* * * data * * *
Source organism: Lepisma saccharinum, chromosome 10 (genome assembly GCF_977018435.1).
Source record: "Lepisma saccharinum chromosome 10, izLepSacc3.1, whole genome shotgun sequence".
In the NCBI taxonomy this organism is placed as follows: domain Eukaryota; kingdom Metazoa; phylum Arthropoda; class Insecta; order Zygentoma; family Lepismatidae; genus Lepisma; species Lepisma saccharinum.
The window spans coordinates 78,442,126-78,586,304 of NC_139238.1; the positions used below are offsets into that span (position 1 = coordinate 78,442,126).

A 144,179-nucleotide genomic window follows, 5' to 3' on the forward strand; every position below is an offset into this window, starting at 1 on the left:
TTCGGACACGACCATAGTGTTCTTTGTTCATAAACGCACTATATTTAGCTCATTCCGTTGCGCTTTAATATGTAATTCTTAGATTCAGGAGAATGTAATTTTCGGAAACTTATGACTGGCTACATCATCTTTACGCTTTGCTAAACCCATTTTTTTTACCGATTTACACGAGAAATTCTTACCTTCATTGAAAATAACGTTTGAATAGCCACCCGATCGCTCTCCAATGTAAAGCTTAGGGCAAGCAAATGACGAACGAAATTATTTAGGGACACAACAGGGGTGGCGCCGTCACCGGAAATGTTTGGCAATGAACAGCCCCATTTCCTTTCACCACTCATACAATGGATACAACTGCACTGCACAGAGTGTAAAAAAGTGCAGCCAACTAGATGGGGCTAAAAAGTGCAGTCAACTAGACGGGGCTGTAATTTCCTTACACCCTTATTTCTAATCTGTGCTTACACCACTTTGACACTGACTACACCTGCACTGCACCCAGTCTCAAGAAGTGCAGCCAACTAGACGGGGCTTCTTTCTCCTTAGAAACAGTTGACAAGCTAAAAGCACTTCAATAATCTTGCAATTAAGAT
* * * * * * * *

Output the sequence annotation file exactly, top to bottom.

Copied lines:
Source organism: Lepisma saccharinum, chromosome 10 (genome assembly GCF_977018435.1).
Source record: "Lepisma saccharinum chromosome 10, izLepSacc3.1, whole genome shotgun sequence".
In the NCBI taxonomy this organism is placed as follows: domain Eukaryota; kingdom Metazoa; phylum Arthropoda; class Insecta; order Zygentoma; family Lepismatidae; genus Lepisma; species Lepisma saccharinum.
The window spans coordinates 78,442,126-78,586,304 of NC_139238.1; the positions used below are offsets into that span (position 1 = coordinate 78,442,126).

A 144,179-nucleotide genomic window follows, 5' to 3' on the forward strand; every position below is an offset into this window, starting at 1 on the left:
TTCGGACACGACCATAGTGTTCTTTGTTCATAAACGCACTATATTTAGCTCATTCCGTTGCGCTTTAATATGTAATTCTTAGATTCAGGAGAATGTAATTTTCGGAAACTTATGACTGGCTACATCATCTTTACGCTTTGCTAAACCCATTTTTTTTACCGATTTACACGAGAAATTCTTACCTTCATTGAAAATAACGTTTGAATAGCCACCCGATCGCTCTCCAATGTAAAGCTTAGGGCAAGCAAATGACGAACGAAATTATTTAGGGACACAACAGGGGTGGCGCCGTCACCGGAAATGTTTGGCAATGAACAGCCCCATTTCCTTTCACCACTCATACAATGGATACAACTGCACTGCACAGAGTGTAAAAAAGTGCAGCCAACTAGATGGGGCTAAAAAGTGCAGTCAACTAGACGGGGCTGTAATTTCCTTACACCCTTATTTCTAATCTGTGCTTACACCACTTTGACACTGACTACACCTGCACTGCACCCAGTCTCAAGAAGTGCAGCCAACTAGACGGGGCTTCTTTCTCCTTAGAAACAGTTGACAAGCTAAAAGCACTTCAATAATCTTGCAATTAAGAT